2. Wherever He leads us, God goes before us. The Israelites, at this point, had a concrete historical example of this truth from the pillars of cloud and fire which went ahead of their fathers (Exodus 13:21). Here in Joshua Chapter 3, God’s presence is again going before them as the Ark of the Covenant leads the way into uncharted territory. Whatever is new – ahead of you as a congregation – if you embrace it with faith and step into it from a heart of obedient surrender to God’s will, you’ll not find yourself alone there. God Himself has cut the path ahead and He will be with you every step of the way.
  3. Don’t get ahead of God. Necessary change is good, but often effective, biblical change takes time. The instructions were for the Israelites to keep a distance of about a thousand yards between them and the ark: “Don’t go near it, so that you can see the way to go,” (v.4). Substantive change in the church needs to be approached with care, always keeping our eyes on the Lord. Here’s some advice: if you see change ahead but you can’t see God in it, don’t go there. Or at least slow down a bit. Wait for God to give vision and clarity for the road ahead. Here’s the deal… wherever you go, the destination is not the prize; God’s presence is the prize. Church, if you can’t see God in it, slow down. Wait for God to give vision and clarity. Don’t get ahead of God.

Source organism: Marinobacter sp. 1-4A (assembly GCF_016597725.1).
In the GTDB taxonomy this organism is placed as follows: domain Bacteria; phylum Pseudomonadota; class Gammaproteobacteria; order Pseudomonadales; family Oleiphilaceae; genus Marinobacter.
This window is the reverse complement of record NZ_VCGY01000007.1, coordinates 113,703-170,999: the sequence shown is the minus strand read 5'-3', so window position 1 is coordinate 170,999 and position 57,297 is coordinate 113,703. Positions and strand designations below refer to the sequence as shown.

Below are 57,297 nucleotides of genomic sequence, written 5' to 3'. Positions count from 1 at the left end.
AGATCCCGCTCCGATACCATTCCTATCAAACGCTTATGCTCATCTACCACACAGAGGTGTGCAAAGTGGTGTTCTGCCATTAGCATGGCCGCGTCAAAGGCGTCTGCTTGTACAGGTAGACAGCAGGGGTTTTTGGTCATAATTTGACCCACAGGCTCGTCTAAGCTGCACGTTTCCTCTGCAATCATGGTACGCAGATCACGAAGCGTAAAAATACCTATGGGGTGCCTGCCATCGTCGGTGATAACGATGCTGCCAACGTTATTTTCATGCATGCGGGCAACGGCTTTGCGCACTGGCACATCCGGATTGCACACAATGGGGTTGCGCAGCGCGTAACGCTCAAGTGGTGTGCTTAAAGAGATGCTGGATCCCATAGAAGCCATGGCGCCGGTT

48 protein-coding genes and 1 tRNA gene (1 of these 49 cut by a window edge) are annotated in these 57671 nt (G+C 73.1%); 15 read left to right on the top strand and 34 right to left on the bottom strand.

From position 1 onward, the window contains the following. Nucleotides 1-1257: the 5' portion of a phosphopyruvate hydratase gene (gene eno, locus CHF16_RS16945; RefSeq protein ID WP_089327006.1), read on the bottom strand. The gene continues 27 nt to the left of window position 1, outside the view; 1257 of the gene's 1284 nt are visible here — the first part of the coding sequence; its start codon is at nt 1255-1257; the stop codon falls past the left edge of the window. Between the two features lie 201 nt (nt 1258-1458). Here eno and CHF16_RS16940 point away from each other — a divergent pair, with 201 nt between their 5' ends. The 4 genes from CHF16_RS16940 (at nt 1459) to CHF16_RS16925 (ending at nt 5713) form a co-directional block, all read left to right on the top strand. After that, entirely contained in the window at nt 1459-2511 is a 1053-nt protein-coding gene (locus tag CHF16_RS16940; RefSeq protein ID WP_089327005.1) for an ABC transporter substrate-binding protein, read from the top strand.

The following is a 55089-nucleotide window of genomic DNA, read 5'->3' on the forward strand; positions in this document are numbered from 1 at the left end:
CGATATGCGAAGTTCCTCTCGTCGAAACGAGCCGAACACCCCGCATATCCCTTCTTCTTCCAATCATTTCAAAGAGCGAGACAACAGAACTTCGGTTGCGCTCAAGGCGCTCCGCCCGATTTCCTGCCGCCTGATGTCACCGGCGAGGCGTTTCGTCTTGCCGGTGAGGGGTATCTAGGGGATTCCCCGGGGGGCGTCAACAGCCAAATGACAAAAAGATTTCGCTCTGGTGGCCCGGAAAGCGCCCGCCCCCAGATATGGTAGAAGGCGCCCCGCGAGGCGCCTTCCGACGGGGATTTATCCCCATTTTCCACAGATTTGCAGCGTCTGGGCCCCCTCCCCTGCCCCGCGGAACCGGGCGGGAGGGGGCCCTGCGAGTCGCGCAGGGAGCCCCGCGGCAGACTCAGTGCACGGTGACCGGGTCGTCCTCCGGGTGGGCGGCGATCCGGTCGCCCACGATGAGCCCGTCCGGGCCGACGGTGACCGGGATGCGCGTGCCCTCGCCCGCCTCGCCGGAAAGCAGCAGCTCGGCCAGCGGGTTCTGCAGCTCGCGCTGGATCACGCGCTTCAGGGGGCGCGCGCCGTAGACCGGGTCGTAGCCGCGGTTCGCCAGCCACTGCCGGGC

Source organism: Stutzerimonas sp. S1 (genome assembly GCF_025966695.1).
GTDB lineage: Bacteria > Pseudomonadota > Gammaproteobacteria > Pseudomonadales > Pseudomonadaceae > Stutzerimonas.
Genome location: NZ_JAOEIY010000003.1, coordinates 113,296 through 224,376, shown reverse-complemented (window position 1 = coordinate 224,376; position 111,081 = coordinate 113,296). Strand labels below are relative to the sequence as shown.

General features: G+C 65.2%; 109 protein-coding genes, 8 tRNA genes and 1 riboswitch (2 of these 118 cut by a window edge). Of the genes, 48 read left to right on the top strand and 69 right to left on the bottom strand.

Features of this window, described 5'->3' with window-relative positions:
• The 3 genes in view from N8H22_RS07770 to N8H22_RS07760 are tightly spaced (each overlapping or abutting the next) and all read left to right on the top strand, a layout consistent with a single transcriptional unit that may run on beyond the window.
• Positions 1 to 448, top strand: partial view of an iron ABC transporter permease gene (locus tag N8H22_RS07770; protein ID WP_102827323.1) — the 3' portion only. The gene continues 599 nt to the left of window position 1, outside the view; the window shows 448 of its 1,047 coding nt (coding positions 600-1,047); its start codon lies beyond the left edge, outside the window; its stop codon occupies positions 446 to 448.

4. Before stepping out into the unknown, get spiritually prepared. “Consecrate yourselves,” said Joshua, “because the Lord will do wonders among you tomorrow,” (v.5). Sometimes we follow God’s lead in faith but we’re not spiritually prepared to receive what He has for us there. The church of Jesus should be stepping into every tomorrow with the expectation that “the Lord will do wonders among” us. So let’s be sure to stay prayed-up, cleansed from sin, and restored from unrighteousness (see 1 John 1:9). Don’t even think about following God into the unknown if you’re not spiritually prepared to meet with Him there.